Robustness and vulnerability of community irrigation systems: The case of the Taos valley acequias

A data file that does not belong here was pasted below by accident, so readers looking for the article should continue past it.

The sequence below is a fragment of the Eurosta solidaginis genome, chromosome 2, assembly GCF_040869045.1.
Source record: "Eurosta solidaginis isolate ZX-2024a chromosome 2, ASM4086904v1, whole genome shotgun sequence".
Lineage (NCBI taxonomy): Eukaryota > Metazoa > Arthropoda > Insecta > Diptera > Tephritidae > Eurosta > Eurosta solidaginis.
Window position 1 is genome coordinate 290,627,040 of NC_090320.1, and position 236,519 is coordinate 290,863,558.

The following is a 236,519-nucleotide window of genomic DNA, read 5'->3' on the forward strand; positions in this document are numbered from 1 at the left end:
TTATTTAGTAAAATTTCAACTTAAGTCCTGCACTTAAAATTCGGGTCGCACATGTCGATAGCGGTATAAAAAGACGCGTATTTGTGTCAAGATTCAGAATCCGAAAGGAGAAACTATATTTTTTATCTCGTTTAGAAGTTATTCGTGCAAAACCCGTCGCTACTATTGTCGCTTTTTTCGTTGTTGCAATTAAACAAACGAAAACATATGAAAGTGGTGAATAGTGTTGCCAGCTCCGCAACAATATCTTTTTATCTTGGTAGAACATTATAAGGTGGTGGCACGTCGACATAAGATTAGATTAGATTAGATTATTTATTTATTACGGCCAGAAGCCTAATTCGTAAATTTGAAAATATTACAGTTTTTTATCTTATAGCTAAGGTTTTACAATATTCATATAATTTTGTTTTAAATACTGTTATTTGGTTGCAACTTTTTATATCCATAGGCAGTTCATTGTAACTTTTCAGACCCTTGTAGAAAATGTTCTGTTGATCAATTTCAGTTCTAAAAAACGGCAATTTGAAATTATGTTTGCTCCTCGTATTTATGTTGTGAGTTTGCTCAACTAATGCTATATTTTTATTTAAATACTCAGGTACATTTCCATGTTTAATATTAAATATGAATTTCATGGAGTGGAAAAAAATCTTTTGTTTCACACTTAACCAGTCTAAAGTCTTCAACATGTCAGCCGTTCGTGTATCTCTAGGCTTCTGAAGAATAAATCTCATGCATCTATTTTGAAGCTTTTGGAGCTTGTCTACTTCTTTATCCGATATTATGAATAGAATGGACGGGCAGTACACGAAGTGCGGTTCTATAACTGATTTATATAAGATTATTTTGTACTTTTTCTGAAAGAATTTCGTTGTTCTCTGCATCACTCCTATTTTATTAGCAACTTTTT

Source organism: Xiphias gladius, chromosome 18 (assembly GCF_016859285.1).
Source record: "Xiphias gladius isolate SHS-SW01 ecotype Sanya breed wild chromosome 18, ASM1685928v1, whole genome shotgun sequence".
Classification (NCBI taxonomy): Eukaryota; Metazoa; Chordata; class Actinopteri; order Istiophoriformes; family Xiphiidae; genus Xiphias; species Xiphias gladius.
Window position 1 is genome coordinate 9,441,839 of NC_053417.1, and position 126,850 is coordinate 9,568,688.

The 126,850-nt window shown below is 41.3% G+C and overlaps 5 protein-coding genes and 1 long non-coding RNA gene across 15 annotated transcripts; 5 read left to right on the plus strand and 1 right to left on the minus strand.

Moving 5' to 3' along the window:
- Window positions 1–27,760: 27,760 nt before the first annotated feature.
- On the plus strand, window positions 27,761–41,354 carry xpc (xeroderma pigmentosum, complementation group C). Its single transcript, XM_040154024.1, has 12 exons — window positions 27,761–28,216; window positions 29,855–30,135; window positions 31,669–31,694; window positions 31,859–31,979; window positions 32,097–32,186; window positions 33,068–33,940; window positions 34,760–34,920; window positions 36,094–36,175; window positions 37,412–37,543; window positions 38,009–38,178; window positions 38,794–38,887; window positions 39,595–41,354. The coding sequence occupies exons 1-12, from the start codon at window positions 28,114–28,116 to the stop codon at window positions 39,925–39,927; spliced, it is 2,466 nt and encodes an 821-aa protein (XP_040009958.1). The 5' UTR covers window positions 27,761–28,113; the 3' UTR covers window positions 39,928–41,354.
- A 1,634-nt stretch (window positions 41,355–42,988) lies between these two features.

Traditional economic and policy analysis theory has emphasized the implementation of private or public property rights regimes in order to sustainably manage natural resources. More recent work has challenged this approach by examining the strengths and weakness of common property governance of such resources. This paper contributes to this literature by analyzing the acequia irrigation communities in northern New Mexico. Through statistical analysis, we find that the acequias' ability to maintain collective-action as estimated by a critical performance function, crop production, is aided by water sharing agreements and access to groundwater, and that it is hampered by property rights fragmentation and urbanization.
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